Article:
A Modest Proposal, Part 2
Potshots & The Mysterious Guest
I didn’t originally intend to spill Monday‘s post further into the week, but I must.
Surprise, surprise, no apologies have been forthcoming.
There’s been no apology to Nancy.
We weren’t holding our breath.
In the meantime, Myrant has been hacked, my Facebook account was attacked, and the apologists have been out in force.
It’s been interesting to see this all play out in less than two days as it has.
As to DragonCon: I’ve not been to more than two US conventions as a guest since 1999; I honestly have a tough time stomaching the current environment, given the treatment of the Kirby heirs, the Siegel/Shuster heirs, and other creators, and the utter disdain and open contempt reflected in much online discussion of corporate ownership of IP. While I have great and infinite love for comics as an artform and medium, I have nothing but revulsion for the American comics industry, by and large, and its ongoing treatment of creators—particularly those whose creations annually earn billions for those entities and individuals who couldn’t hold a pencil to the likes of Jack Kirby. (FYI, If I could afford the time and expense to attend cons again, I would only be attending independent comics conventions supporting new creators, period. I can’t afford that time or expense, though. I have put my all into my teaching the next generation of cartoonists, as circumstances allow; but that’s neither here nor there.)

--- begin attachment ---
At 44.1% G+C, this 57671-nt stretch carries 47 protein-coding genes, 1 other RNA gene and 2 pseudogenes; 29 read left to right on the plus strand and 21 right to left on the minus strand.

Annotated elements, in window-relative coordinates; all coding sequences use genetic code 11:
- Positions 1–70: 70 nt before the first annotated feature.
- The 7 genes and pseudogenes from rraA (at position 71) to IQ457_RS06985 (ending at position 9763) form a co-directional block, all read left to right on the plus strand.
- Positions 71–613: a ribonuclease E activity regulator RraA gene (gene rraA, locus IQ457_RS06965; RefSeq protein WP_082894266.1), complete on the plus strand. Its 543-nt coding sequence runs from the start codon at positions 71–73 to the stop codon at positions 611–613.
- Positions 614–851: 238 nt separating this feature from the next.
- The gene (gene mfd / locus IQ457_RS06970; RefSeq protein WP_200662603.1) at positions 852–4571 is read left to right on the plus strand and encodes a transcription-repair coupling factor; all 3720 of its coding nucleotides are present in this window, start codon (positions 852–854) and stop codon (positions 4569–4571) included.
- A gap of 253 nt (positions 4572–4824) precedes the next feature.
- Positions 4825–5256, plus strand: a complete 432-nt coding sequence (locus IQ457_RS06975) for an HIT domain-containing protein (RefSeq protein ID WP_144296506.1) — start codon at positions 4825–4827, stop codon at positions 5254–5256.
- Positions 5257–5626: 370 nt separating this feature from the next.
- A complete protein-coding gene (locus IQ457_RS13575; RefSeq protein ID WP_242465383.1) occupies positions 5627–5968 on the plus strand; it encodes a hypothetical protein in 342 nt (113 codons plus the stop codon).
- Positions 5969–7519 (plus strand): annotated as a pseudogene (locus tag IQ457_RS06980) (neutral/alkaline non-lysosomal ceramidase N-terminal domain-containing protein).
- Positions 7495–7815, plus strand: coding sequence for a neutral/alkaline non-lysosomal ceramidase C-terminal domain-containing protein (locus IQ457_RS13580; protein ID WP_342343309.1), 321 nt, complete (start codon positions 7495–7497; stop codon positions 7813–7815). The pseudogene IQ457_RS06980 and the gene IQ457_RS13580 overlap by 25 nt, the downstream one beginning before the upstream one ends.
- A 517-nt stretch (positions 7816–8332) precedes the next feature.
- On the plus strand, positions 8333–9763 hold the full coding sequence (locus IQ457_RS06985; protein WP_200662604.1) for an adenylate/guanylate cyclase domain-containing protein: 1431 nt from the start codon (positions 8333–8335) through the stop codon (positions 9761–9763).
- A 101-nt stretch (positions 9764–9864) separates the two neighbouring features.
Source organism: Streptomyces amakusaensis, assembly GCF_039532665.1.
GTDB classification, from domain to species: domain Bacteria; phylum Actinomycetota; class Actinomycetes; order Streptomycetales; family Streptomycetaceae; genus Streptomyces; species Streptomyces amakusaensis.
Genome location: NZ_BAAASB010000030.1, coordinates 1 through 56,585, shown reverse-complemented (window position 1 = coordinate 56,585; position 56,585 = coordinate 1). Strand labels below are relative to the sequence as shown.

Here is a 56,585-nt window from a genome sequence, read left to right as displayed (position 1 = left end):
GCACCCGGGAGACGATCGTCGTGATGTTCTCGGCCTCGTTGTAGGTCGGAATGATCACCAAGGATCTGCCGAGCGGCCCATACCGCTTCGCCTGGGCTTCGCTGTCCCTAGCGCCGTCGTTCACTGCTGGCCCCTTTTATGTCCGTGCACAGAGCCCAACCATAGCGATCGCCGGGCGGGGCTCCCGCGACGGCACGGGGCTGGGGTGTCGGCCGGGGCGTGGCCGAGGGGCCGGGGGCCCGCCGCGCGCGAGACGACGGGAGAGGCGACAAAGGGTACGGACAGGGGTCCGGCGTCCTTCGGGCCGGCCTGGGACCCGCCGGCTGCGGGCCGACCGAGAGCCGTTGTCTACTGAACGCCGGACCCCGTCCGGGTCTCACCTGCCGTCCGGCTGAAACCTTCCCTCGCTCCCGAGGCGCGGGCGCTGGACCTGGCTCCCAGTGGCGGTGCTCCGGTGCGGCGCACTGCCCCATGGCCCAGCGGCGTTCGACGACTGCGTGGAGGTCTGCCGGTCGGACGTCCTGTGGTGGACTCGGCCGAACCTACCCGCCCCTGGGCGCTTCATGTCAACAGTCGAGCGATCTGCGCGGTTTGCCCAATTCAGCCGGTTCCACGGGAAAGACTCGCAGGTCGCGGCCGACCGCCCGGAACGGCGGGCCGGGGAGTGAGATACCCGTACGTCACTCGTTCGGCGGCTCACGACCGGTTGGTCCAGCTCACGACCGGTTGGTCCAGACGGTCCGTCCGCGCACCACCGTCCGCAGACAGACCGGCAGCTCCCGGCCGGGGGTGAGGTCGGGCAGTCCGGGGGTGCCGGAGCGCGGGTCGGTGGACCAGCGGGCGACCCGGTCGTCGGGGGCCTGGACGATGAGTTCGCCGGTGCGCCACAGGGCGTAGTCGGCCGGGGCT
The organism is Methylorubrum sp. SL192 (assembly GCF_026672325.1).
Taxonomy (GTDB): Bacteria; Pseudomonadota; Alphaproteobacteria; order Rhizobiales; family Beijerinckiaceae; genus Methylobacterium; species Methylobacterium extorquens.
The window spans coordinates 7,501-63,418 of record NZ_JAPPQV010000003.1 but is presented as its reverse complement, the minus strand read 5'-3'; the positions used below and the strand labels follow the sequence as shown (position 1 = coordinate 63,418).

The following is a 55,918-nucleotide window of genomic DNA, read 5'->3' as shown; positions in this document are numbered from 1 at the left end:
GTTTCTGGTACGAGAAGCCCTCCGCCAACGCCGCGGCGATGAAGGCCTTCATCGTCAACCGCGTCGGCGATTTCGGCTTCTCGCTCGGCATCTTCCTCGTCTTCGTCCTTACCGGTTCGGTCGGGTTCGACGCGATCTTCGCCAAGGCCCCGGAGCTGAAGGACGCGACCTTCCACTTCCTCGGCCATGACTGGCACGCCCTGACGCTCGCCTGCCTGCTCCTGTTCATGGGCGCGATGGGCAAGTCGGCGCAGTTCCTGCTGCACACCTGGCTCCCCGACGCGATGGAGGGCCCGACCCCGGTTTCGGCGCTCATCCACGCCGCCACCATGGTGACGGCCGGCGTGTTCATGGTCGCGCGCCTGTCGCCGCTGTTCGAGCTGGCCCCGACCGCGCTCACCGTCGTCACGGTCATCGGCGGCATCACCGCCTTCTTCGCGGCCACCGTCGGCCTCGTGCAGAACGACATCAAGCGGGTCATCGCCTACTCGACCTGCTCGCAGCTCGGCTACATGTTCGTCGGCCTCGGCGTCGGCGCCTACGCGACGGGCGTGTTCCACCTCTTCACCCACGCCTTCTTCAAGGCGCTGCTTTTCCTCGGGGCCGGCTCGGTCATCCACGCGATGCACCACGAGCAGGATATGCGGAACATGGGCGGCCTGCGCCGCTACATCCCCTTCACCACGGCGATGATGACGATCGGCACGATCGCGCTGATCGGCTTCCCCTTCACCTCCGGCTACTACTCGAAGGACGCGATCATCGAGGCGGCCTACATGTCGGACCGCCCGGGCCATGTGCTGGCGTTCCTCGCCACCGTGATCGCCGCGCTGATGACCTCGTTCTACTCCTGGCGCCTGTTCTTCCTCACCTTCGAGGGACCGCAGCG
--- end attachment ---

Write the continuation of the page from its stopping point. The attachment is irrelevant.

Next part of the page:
Let me be abundantly clear. If I could wield enough clout to protest all comic conventions as a way of reaching and opening the eyes of the public at large concerning the horrific legal, contractual, and business abuses Marvel/Disney and DC/Warner built their empires upon, and still do, I would do so, in a heartbeat. I’m sorry if that would impact livelihoods; dealing with all this, in my own humble career arc, certainly impacted mine in many negative ways, but I’d do more if I thought for a nanosecond it would sway affairs involving DC & the Siegel & Shuster heirs, Marvel/Disney and the Kirby heirs, etc. But I don’t have that clout, and never will.
And this—well, this is something else entirely.